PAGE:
Libby is the Network Coordinator for the Carolina Textile District, an enterprise of The Industrial Commons. Her interest in our organization began as she started her own cut & sew facility, Sew Co., in Hendersonville, NC as an effort to preserve the skill of sewing and our domestic manufacturing economy. Libby finds inspiration in the camaraderie, creative problem-solving and shared vision the Members of the CTD have for the textile industry. As a Member and staff, Libby helps cultivate this growing community of manufacturers.
Trained in fashion design at the Fashion Institute of Technology, business administration at the University of San Francisco, and fine art at the School of the Art Institute of Chicago, O’Bryan melds her hybrid background into a creative business practice.
Beth is the Coordinator for Material Return, an enterprise of The Industrial Commons. She leads this exciting venture that helps furniture and textile manufacturers transform their waste into new products. She also serves as associate director for Foothills Conservancy of North Carolina, an 8-county land trust based in Morganton. Her broad experience ranges from accounting and fundraising to marketing and economic development. A graduate of the University of North Carolina at Wilmington, Beth earned a Bachelor of Science degree in Business Administration. In 2007 she traded the beach for the foothills and loves living in Morganton with her husband, Corey and their two children. Beth was raised on a 303-acre Century Farm in Poolesville, Maryland, and is devoted to recycling, composting and seeing our natural world preserved.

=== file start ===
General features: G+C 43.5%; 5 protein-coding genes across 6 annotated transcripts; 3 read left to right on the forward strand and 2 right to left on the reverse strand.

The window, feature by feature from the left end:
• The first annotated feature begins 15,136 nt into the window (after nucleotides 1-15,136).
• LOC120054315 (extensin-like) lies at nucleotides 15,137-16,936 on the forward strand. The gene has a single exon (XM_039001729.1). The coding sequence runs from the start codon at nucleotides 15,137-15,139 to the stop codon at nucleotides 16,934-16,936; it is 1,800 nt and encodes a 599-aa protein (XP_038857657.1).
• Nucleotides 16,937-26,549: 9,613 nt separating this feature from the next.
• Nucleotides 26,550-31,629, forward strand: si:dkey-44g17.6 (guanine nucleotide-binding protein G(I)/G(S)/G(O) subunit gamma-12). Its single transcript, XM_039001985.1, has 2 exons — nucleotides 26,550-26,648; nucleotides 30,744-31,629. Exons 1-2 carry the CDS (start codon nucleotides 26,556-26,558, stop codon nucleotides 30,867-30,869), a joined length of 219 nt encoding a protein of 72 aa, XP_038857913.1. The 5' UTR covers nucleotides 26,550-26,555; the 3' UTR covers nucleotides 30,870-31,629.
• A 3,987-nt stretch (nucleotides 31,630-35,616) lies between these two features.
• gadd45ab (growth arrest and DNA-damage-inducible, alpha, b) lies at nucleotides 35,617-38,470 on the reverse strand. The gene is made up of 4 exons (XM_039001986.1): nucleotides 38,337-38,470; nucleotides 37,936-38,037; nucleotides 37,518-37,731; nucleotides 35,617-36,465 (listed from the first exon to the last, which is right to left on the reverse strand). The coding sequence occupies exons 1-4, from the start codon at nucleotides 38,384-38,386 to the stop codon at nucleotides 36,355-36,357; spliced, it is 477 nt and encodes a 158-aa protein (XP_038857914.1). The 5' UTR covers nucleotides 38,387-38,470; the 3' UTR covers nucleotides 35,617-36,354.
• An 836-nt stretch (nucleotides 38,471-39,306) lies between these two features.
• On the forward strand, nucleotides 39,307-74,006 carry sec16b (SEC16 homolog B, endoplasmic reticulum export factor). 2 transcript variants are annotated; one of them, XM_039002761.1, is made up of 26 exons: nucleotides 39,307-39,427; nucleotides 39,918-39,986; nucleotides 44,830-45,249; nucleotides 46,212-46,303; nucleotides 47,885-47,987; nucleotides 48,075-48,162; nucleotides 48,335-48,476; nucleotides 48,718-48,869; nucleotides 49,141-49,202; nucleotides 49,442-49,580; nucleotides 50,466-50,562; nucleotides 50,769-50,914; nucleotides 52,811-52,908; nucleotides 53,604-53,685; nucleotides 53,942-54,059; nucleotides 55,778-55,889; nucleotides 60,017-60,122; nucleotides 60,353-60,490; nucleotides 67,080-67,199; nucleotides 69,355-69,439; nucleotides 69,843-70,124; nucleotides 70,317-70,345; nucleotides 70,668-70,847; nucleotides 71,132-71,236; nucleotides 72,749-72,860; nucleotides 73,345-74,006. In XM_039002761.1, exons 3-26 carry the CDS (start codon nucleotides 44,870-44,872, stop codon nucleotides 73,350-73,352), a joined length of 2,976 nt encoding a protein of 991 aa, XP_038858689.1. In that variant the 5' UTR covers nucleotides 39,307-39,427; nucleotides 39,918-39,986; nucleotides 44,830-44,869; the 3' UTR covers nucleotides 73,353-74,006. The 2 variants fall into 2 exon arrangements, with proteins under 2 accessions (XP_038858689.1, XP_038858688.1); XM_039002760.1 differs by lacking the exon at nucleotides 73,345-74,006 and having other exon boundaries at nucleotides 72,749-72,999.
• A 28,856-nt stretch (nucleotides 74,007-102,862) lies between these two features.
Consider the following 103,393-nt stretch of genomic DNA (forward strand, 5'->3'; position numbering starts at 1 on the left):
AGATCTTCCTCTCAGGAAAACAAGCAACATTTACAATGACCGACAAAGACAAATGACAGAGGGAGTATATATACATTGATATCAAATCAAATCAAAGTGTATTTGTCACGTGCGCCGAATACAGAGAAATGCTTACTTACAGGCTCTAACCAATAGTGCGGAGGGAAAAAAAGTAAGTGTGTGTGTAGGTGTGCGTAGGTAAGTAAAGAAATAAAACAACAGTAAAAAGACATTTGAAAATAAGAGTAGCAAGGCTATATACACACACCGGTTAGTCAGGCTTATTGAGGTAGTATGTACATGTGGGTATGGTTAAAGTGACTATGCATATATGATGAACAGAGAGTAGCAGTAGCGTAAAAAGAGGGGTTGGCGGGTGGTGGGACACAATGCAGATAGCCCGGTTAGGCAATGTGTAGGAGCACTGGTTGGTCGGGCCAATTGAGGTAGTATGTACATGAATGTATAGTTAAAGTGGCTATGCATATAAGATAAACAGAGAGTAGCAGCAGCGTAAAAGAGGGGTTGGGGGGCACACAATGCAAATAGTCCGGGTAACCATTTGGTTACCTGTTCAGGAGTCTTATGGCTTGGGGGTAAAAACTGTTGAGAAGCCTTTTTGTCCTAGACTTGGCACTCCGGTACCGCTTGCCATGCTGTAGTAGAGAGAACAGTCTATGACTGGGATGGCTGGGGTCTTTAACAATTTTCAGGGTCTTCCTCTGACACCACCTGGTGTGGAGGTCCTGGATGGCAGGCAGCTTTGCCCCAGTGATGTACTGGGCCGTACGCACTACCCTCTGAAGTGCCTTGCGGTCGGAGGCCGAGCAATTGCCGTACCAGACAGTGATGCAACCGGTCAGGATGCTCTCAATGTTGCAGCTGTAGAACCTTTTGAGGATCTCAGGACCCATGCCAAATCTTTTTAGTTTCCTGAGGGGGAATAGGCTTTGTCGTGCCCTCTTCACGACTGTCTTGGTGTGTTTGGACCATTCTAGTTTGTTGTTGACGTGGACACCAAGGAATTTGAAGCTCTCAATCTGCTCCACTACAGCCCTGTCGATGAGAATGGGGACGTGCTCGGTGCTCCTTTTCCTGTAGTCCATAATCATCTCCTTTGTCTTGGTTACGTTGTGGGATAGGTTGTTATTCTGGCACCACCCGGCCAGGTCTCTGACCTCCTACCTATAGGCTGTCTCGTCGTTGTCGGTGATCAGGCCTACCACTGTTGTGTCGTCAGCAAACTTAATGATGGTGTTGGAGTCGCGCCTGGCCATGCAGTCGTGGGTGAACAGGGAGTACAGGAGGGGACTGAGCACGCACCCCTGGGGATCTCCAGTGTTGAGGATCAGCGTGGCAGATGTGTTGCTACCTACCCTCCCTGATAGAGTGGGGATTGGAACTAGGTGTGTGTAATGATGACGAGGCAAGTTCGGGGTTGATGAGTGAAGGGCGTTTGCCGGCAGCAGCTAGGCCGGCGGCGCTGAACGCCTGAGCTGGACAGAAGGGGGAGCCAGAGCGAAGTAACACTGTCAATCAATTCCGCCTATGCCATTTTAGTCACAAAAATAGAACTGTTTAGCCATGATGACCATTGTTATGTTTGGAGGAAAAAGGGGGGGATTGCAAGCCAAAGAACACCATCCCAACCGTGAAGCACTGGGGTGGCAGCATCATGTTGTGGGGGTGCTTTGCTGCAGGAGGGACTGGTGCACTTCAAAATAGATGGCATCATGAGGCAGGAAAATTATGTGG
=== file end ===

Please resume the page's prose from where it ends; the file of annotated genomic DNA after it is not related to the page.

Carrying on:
Isaac is Financial Manager for The Industrial Commons. He has been bookkeeping for foundations and small businesses in the area for the past three years. He is a graduate of Michigan Technological University and Appalachian State University, and previously worked in STEM education before returning to his hometown of Morganton to be with family. He has also dedicated himself to the betterment of the community as the president of the Morganton Humanist Alliance, a non-profit secular community action and support group. In his spare time he enjoys playing music, hiking/camping, board games, craft beer, and spending time with this girlfriend and daughter.